Amphion’s Worthless Walls: Capaneus and the Defeat of Poetry in Statius’ Thebaid

From Vol. 1, No. 1, Winter 2016

 

By Nathan May, University of Pennsylvania

            Near the end of his Ars Poetica, Horace includes a famous description of poetry’s social value: “Orpheus, who was a holy man and interpreter of the Gods, deterred the men of the forests from killing… This is why he was said to tame tigers and rabid lions.” Turning to a similar figure, the son of Zeus and Antiope, he continues: “This too is why Amphion, the founder of the city of Thebes, was said to move rocks where he wished by the sound of the lyre and coaxing prayers.”[1] In this well-known moment, the poet popularized what would become a commonplace in the history of literary theory: the belief that poetry bears with it a civilizing power. Both Orpheus and Amphion, in Horace’s depiction, spark the transition from wildness to civilization, from savage discord to harmonious humanity. Equipped with lyres and rhetorical facility, the pair brings about concord, order and peace. Poetry, as they use it, becomes something of inestimable social value.

            Written some one hundred years after Horace’s Ars Poetica, Statius’ Thebaid engages significantly with this trope, in both implicit and explicit ways. Concerning itself with the infamously gruesome final chapter of Thebes’s history, the epic focuses on Amphion, the erector of the city’s famous walls. Throughout the work, the founder’s Horatian resonances are very much evident; once again, he is conceived as a figure of civilization and order. In the context of a violent war, he represents a gentle and humane alternative.

            And yet, in Statius’s unrelentingly bellicose universe, this alternative is also fiercely rejected. In fact, the most brutish of the epic’s warriors, Capaneus, openly mocks it in an episode to which I will return. Here as elsewhere, Amphion, and all that he stands for, is derided as effeminate, unwarlike, and idle. Ultimately, violence overtakes the humane ethos he represents; it is the bestial lust for blood, rather than the gentle, civilizing impulse, that ultimately reigns supreme. In many of the epic’s episodes, but in particular those featuring Capaneus, Statius depicts the defeat of an Amphion or Orpheus figure. He undoes the vision of lyre-induced concord, so famously outlined by Horace in 19 BCE.

            Before turning to Capaneus, who will most explicitly bring about Amphion’s defeat, I would like to consider a crucial reference to the wall-builder in Book 2. Tydeus, who will become one of the Seven against Thebes, has been sent by Polyneices to remind Etiocles that he must give up his rule. On the terms of the brothers’ agreement, it is now time to hand over control of the city. Etiocles, vehemently refusing, provokes a fiery response from Tydeus: “…You will surrender! / You will surrender power! If iron walls / encircled you, or if Amphion sang / a second song and mounded triple ramparts, / not fire or sword could save you!... Our armies will defeat you!” (2.452-459).[2] Introducing a notion that will reappear, Tydeus portrays Amphion’s civilizing force as utterly powerless in the face of martial might. When confronted with the fury of fraternal strife—a force that lies at the Thebaid’s core—Amphion is tragically ineffectual. As Tydeus would have it, the musician/poet’s constructive power is shattered in the face of inherently destructive civil war. At this moment and throughout the epic, the sunny Horatian vision is powerfully torn asunder.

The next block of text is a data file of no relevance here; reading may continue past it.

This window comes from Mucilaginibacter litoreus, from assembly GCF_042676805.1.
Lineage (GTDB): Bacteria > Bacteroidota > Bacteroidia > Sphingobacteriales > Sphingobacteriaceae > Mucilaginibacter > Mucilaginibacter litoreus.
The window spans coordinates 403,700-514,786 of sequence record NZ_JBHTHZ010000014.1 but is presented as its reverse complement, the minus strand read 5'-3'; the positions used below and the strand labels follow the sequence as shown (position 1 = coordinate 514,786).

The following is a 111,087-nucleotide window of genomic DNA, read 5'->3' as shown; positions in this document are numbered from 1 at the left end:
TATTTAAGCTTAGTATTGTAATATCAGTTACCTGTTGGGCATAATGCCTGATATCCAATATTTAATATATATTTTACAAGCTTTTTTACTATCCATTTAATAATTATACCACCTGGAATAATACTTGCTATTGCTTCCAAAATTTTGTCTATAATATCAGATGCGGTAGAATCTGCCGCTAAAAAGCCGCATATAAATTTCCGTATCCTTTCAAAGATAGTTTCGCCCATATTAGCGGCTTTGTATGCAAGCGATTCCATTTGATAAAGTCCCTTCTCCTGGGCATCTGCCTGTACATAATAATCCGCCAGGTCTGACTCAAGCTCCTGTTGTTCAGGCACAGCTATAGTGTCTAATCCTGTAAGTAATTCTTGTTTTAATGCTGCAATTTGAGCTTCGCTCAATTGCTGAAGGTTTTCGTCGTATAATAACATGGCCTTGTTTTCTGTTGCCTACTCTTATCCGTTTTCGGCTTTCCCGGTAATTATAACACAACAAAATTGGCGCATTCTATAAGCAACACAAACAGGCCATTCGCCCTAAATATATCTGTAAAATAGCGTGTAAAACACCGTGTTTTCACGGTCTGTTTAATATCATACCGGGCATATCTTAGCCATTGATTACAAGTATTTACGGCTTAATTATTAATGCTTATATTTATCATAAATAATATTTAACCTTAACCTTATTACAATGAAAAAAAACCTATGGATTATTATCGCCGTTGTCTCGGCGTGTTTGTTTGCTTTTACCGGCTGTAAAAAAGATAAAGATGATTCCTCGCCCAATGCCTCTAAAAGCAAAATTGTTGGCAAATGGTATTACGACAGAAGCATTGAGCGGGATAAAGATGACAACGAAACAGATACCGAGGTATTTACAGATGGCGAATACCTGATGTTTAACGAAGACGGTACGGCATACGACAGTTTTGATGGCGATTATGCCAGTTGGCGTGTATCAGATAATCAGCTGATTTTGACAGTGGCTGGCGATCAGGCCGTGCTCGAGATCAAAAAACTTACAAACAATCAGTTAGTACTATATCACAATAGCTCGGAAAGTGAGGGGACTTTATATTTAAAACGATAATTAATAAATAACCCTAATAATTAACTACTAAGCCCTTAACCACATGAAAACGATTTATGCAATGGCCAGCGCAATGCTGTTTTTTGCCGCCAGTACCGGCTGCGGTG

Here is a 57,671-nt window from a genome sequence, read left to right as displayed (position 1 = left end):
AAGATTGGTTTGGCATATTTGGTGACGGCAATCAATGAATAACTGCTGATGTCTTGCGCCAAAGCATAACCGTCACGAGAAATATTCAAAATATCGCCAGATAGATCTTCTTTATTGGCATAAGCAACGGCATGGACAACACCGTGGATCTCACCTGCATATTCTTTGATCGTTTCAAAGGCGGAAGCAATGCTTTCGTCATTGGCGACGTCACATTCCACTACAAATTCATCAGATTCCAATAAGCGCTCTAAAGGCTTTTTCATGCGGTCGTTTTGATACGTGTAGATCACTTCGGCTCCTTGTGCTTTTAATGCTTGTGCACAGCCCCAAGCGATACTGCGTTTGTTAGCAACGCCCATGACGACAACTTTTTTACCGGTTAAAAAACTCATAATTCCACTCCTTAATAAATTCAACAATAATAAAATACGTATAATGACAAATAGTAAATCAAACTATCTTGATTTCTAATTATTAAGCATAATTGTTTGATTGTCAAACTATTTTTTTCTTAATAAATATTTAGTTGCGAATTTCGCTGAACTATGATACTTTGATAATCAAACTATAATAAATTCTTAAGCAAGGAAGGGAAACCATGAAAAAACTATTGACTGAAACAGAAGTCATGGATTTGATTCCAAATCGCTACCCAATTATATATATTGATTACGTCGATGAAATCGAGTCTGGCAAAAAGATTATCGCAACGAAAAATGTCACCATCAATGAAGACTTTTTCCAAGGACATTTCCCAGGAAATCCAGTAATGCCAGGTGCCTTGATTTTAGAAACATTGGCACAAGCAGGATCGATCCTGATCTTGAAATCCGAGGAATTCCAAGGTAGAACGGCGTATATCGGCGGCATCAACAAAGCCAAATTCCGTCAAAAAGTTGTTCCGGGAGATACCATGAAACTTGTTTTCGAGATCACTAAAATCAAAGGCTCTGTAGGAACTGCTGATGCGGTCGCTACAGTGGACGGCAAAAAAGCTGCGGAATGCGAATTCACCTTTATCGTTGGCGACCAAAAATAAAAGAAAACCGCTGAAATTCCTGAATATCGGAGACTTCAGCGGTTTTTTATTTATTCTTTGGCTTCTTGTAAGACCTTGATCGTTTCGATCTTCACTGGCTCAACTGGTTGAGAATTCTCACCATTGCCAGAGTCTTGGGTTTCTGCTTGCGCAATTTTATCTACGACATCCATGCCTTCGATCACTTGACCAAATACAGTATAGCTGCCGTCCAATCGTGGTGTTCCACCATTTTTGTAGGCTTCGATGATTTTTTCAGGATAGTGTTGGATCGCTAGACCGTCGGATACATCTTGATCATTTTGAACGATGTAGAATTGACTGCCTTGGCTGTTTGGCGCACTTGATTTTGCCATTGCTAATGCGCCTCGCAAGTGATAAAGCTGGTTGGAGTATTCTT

In the Thebaid’s portrayal of Amphion’s defeat, no character is more central than Capaneus, the most alarmingly brutish of the Seven. More than any other figure, he represents the savagery against which Horace’s harmonious vision is measured. The warrior’s subversion of Amphion throughout the epic first appears in a significant way toward the end of Book 6, as he participates in the Nemean games. In the midst of a fight with Alcidamas, a young and comparatively small Spartan, Capaneus unleashes a terrifying fury: “No lion or speared tiger ever raged / as he did as he pushed Alcidamus / backward until the youth lay on the ground. / His teeth made awful noises as he spun / and multiplied his blows…” (6.786-790). In what will become a reoccurring use of animal imagery, Capaneus is compared to wild predators, and, by extension, to the inhumane creatures that preceded an Amphion or Orpheus figure. Indeed, the warrior comes to resemble what Horace calls the murderous “men of the forests”[3] and what George Puttenham labels “the very brute beasts of the field.”[4] Throughout the fight, Capaneus is an embodiment of brute rage, the kind of bestial discord that precedes a lyre-induced peace.

            His opponent, by contrast, exemplifies a more gentle and civilized alternative. Whereas Capaneus, “hurried in with everything” during the match (768), Alcidamus “dodged some blows and ducked others” (770). While the Argive acts upon a primal urge, the Spartan employs careful consideration and acquired skill. Taking these two approaches into account, one can detect an opposition between civilized and savage modes of fighting. What is more, when Capaneus insists on destroying his opponent, he invokes what could be thought of as a kind of anti-Amphion or anti-civilization sentiment: “Let me alone! Let me destroy those cheeks / with which that sissy curries minons! I’ll / turn them to bloody pulp…” (6.819-821). The idea of a “sissy currying minions,” an attractive persuader, is not very different from Amphion or Orpheus, figures who draw in others with their beautiful music and poetic skill. For Capaneus, it is an angering vision, one that serves as a complete inversion of his brutish individualism. Where he acts on his primal urges without regard for community, Eunaeus gains people’s favor; while Capaneus acts upon an unrestrained lust for blood, the young Spartan embodies a more civilized alternative. Such a conflict, moreover, is firmly resolved as Capaneus scores his ultimate victory. As in the epic’s scenes of actual warfare, it is the force of barbarity, rather than humanity, that so violently comes out on top.